New Frontiers in Endurance Exercise Biology
Give every individual the right amount of exercise, not too little and not too much.1
Physical activity has long been tied to good health. Hippocrates was guided by his theory of balanced humors to advocate that absolutely everyone, young or old, needs exercise, but not too much. A landmark 1953 study noted that drivers of public trolleys in London had twice as many acute coronary syndromes as did conductors of the same trolleys, the only notable difference being that conductors walked as they collected tickets and drivers sat.2,3 In the decades since this seminal epidemiological observation, nearly every aspect of human physiology has been demonstrated to benefit from exercise, ranging from lung and cardiac function to cognition and aging (Figure 1). The same decades, however, have witnessed a dramatic sedentarization of the US population (despite the newfound popularity of recreational exercise). Today, the consequences of sedentary lifestyles, synergizing with dramatic increases in caloric intake, are ubiquitous and devastating.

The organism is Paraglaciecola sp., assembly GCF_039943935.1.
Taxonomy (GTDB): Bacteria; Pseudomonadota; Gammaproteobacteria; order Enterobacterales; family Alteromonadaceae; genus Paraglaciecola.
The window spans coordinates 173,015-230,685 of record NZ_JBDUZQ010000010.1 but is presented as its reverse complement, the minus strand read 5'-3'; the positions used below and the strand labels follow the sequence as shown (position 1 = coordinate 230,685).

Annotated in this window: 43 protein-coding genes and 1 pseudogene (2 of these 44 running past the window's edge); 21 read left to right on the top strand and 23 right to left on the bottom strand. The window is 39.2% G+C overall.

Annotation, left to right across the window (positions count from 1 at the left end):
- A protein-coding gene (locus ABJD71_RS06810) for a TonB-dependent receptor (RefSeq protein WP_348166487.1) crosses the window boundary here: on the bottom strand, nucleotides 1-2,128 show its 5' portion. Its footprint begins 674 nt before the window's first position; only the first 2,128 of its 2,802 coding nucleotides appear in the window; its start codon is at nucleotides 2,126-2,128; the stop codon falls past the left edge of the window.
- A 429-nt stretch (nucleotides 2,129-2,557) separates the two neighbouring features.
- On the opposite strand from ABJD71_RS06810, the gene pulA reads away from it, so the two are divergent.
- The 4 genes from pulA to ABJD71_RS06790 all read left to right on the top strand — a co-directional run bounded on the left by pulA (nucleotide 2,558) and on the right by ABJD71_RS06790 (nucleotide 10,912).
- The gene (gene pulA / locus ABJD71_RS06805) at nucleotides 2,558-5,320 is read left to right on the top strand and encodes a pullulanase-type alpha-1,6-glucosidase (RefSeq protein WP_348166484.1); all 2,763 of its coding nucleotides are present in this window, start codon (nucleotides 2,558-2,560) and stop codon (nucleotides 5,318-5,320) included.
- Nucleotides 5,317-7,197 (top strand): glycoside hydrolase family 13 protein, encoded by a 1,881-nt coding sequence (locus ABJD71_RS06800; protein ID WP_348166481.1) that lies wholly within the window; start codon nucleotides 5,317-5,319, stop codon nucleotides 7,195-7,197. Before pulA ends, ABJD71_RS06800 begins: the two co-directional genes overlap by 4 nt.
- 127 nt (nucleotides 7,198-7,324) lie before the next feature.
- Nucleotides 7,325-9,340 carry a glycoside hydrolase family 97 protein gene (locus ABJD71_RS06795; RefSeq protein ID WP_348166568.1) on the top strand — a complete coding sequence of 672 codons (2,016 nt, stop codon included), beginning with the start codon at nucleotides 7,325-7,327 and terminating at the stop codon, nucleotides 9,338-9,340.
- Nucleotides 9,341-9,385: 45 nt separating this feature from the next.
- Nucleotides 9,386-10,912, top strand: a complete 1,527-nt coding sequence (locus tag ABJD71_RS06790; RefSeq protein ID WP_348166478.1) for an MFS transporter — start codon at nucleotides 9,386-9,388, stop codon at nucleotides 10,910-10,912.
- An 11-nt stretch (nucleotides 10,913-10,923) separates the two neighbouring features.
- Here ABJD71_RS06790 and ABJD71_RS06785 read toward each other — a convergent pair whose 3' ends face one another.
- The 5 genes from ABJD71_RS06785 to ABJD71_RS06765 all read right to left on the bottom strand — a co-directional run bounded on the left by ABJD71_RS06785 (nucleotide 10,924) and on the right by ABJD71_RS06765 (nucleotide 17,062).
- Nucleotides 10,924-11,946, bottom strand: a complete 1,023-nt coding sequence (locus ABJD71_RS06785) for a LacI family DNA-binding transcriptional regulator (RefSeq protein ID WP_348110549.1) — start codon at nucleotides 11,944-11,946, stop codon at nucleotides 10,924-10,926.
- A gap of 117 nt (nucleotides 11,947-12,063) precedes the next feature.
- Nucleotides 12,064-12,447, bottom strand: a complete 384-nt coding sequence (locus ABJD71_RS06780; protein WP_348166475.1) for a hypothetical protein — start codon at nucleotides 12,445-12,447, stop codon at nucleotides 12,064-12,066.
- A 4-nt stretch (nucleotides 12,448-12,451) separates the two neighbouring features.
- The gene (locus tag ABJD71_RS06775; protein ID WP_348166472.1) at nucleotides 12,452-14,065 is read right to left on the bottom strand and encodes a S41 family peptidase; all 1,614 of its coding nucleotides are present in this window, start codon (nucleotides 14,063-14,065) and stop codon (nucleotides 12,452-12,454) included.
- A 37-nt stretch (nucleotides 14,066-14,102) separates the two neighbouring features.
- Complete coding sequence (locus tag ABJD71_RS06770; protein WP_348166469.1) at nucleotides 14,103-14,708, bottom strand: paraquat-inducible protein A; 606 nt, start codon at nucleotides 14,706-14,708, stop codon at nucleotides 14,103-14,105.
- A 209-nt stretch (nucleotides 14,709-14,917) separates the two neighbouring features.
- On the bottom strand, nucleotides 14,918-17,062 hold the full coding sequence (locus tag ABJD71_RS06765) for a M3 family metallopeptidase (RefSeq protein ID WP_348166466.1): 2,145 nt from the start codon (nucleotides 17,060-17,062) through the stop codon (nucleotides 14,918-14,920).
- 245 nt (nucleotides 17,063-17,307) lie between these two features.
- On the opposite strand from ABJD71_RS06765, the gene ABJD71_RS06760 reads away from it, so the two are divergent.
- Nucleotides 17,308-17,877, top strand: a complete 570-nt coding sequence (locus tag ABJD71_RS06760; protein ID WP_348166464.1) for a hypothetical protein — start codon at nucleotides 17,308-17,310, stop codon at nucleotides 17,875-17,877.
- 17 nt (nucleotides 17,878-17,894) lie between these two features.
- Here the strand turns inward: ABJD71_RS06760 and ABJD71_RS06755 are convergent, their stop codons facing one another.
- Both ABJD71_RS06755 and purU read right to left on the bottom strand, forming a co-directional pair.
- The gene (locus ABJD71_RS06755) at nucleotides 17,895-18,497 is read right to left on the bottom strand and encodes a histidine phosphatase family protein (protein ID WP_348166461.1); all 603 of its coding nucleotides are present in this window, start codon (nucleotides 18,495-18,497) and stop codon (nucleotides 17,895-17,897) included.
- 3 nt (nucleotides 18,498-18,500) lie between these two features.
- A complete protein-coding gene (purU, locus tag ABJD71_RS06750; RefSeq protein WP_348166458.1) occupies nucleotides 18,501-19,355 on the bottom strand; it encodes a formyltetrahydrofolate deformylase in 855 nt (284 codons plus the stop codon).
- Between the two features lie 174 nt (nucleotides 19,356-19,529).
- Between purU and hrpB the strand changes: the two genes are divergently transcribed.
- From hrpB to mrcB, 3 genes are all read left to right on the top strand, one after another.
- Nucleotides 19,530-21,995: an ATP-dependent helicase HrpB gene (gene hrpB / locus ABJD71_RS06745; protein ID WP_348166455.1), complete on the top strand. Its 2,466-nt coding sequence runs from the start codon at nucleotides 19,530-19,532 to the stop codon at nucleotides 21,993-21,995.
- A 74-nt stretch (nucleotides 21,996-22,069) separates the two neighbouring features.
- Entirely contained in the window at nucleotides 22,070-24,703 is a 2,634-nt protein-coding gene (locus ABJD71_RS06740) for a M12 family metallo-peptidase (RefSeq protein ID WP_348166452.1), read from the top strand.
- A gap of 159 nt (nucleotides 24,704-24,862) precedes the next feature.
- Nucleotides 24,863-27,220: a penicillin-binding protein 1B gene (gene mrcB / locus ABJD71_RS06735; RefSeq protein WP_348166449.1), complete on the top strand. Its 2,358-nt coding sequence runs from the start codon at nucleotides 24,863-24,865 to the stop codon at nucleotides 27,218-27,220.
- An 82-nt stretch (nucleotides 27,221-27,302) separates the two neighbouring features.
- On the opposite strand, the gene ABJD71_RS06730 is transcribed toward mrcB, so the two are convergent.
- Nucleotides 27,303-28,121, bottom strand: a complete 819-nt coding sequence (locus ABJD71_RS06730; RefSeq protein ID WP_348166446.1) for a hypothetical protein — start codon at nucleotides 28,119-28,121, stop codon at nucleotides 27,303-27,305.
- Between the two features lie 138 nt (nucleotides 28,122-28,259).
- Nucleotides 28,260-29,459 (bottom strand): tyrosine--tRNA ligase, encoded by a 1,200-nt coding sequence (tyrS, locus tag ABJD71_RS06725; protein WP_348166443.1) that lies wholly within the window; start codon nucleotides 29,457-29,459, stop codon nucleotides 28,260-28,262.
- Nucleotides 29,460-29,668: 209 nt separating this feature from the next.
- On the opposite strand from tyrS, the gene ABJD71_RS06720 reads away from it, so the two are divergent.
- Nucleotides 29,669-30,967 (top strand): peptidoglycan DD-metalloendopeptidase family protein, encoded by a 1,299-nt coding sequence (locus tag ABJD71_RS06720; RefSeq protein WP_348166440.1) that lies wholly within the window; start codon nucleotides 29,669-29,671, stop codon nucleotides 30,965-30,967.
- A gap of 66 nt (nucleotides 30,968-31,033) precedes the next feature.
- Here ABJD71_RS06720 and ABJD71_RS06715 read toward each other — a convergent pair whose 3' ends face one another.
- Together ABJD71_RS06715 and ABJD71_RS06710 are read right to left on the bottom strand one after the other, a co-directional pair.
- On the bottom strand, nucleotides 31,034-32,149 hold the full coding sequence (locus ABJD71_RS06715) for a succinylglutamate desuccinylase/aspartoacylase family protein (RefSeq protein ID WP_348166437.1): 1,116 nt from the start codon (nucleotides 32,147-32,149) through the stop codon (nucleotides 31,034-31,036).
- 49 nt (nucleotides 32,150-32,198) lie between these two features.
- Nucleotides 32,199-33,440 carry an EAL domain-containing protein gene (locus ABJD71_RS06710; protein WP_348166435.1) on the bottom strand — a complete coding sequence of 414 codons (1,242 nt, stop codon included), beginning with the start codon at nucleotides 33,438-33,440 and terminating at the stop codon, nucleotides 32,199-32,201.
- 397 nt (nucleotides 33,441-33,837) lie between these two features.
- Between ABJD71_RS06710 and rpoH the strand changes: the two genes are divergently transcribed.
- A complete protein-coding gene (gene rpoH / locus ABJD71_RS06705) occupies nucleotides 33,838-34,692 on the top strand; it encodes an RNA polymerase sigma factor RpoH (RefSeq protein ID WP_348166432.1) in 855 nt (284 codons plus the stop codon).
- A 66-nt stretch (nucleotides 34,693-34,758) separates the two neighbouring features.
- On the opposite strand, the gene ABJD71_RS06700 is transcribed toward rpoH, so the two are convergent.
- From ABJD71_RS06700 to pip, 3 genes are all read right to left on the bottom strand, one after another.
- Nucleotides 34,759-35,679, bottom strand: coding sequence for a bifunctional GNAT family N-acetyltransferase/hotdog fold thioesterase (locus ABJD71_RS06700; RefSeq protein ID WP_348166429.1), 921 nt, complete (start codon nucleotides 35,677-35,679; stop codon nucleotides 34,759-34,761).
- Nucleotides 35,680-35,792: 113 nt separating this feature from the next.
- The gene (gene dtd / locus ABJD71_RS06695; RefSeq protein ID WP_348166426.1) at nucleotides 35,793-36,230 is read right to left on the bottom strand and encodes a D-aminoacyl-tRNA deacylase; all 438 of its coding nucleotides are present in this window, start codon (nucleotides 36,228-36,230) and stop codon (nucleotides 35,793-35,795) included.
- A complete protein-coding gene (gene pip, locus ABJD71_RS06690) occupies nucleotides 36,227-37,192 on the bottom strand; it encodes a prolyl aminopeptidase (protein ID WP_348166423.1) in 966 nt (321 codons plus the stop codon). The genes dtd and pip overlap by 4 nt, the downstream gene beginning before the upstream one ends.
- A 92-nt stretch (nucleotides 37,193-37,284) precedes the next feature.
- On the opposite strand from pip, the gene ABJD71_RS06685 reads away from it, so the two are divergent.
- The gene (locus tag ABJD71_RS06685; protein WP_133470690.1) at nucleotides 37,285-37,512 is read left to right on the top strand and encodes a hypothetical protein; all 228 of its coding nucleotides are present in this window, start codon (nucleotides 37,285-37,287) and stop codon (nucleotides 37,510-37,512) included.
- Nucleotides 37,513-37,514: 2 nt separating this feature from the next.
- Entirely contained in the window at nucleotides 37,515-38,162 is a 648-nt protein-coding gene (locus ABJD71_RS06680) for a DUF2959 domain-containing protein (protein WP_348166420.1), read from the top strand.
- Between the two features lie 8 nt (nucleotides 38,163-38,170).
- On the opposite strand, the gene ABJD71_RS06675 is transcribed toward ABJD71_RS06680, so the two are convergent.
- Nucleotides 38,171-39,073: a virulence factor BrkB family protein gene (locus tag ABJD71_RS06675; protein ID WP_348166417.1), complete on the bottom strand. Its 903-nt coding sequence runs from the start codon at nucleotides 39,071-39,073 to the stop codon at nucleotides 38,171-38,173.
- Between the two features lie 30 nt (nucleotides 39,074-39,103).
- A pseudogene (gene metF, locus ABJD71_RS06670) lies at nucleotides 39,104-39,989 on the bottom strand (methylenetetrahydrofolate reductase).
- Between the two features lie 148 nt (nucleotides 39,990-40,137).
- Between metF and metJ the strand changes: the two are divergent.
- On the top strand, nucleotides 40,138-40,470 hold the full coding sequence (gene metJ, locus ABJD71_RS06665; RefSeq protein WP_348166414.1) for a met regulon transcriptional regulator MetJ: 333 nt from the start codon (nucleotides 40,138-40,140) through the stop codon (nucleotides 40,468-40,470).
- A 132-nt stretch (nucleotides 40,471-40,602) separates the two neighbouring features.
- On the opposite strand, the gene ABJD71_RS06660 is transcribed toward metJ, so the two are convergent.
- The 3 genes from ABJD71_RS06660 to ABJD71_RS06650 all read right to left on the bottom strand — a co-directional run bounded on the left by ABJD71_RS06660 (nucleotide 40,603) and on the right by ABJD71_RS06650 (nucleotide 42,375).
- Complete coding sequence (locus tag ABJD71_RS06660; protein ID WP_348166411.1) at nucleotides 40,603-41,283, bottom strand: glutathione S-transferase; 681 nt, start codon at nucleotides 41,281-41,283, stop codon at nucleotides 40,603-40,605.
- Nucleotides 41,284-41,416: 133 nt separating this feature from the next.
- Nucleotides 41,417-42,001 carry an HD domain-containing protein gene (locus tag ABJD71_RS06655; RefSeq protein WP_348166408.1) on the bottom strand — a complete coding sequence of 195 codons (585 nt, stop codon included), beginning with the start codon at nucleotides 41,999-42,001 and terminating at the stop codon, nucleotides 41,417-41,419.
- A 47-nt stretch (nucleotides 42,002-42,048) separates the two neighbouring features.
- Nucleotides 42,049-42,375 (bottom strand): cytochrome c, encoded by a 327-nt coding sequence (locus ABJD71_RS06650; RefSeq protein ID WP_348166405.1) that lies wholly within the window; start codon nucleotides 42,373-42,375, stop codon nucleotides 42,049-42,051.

Exercise is a fundamental component of the human condition. Humans are the only primates capable of sustained long-distance running, and this behavior likely significantly shaped the evolutionary departure of humans from other primates.4 For example, the need for heat dissipation during prolonged physical activity likely favored loss of body hair and the proliferation of sweat glands, thereby considerably altering the human form.5,6 Endurance exercise thus not only is good for us but in fact is part of what defines us. Not surprisingly, the study of exercise, including its mechanics, physiology, and health benefits, has long garnered fascination. Over the last decade, new molecular techniques have ushered in a new era of exercise research, focused on understanding fundamental mechanisms. The wealth of new information is staggering. …